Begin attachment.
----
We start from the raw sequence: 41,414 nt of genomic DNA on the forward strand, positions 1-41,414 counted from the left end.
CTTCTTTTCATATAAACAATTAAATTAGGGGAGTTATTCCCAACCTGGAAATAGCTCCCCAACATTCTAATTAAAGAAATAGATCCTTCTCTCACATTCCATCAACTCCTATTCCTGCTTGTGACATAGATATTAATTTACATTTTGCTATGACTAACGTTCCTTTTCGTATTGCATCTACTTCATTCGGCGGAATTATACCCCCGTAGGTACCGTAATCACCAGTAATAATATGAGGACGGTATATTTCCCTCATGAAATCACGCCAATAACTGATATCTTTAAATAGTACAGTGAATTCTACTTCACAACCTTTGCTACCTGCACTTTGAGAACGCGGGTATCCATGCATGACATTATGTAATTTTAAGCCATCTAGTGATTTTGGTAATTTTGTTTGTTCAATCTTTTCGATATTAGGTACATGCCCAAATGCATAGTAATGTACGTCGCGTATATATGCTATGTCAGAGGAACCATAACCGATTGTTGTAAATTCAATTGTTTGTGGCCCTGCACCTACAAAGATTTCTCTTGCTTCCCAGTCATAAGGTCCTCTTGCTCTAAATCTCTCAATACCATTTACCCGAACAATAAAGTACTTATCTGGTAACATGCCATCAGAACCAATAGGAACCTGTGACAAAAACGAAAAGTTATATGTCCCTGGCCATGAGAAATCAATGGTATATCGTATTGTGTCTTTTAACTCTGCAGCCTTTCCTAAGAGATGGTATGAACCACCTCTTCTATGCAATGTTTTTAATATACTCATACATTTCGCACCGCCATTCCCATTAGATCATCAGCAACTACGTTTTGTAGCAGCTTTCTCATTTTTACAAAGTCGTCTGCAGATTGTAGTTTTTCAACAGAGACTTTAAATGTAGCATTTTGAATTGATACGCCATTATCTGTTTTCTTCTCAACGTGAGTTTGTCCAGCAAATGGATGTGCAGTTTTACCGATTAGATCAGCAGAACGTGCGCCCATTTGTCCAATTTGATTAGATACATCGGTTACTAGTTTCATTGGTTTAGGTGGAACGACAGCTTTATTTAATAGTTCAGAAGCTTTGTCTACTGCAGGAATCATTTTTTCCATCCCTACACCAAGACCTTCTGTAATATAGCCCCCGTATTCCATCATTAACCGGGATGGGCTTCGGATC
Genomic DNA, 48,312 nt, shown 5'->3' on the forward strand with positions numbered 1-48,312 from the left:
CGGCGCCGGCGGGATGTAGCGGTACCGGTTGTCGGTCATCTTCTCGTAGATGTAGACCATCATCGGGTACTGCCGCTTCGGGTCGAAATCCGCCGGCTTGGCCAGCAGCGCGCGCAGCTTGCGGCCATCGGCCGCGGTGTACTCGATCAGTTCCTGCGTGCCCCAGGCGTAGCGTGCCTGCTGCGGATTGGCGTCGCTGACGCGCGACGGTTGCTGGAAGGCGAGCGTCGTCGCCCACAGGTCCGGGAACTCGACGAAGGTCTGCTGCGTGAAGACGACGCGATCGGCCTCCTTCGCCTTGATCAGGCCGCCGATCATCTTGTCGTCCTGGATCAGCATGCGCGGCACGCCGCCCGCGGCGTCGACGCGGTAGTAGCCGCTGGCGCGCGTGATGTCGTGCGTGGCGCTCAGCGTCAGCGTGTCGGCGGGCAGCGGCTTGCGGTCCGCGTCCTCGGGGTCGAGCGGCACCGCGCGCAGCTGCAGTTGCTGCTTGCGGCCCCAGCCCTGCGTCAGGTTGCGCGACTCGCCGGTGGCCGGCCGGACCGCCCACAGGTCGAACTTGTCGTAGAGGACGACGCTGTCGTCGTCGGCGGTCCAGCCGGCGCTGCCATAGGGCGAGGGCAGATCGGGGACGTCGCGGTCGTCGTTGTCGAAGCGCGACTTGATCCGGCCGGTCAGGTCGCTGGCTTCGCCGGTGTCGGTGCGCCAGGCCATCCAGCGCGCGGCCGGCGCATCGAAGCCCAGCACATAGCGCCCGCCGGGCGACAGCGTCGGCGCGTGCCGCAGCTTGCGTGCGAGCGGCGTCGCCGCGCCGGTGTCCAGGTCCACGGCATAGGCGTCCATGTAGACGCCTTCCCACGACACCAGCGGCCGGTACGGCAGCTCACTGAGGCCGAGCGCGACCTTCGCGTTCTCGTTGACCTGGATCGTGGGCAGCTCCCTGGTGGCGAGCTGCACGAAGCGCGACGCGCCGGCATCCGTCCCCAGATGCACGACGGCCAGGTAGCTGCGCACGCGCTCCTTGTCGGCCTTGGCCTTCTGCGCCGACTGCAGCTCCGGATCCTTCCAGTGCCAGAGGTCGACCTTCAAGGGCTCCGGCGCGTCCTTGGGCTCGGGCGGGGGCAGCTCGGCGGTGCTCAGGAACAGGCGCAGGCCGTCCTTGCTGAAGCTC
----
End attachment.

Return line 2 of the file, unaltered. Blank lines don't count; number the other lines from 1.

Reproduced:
CTTCTTTTCATATAAACAATTAAATTAGGGGAGTTATTCCCAACCTGGAAATAGCTCCCCAACATTCTAATTAAAGAAATAGATCCTTCTCTCACATTCCATCAACTCCTATTCCTGCTTGTGACATAGATATTAATTTACATTTTGCTATGACTAACGTTCCTTTTCGTATTGCATCTACTTCATTCGGCGGAATTATACCCCCGTAGGTACCGTAATCACCAGTAATAATATGAGGACGGTATATTTCCCTCATGAAATCACGCCAATAACTGATATCTTTAAATAGTACAGTGAATTCTACTTCACAACCTTTGCTACCTGCACTTTGAGAACGCGGGTATCCATGCATGACATTATGTAATTTTAAGCCATCTAGTGATTTTGGTAATTTTGTTTGTTCAATCTTTTCGATATTAGGTACATGCCCAAATGCATAGTAATGTACGTCGCGTATATATGCTATGTCAGAGGAACCATAACCGATTGTTGTAAATTCAATTGTTTGTGGCCCTGCACCTACAAAGATTTCTCTTGCTTCCCAGTCATAAGGTCCTCTTGCTCTAAATCTCTCAATACCATTTACCCGAACAATAAAGTACTTATCTGGTAACATGCCATCAGAACCAATAGGAACCTGTGACAAAAACGAAAAGTTATATGTCCCTGGCCATGAGAAATCAATGGTATATCGTATTGTGTCTTTTAACTCTGCAGCCTTTCCTAAGAGATGGTATGAACCACCTCTTCTATGCAATGTTTTTAATATACTCATACATTTCGCACCGCCATTCCCATTAGATCATCAGCAACTACGTTTTGTAGCAGCTTTCTCATTTTTACAAAGTCGTCTGCAGATTGTAGTTTTTCAACAGAGACTTTAAATGTAGCATTTTGAATTGATACGCCATTATCTGTTTTCTTCTCAACGTGAGTTTGTCCAGCAAATGGATGTGCAGTTTTACCGATTAGATCAGCAGAACGTGCGCCCATTTGTCCAATTTGATTAGATACATCGGTTACTAGTTTCATTGGTTTAGGTGGAACGACAGCTTTATTTAATAGTTCAGAAGCTTTGTCTACTGCAGGAATCATTTTTTCCATCCCTACACCAAGACCTTCTGTAATATAGCCCCCGTATTCCATCATTAACCGGGATGGGCTTCGGATC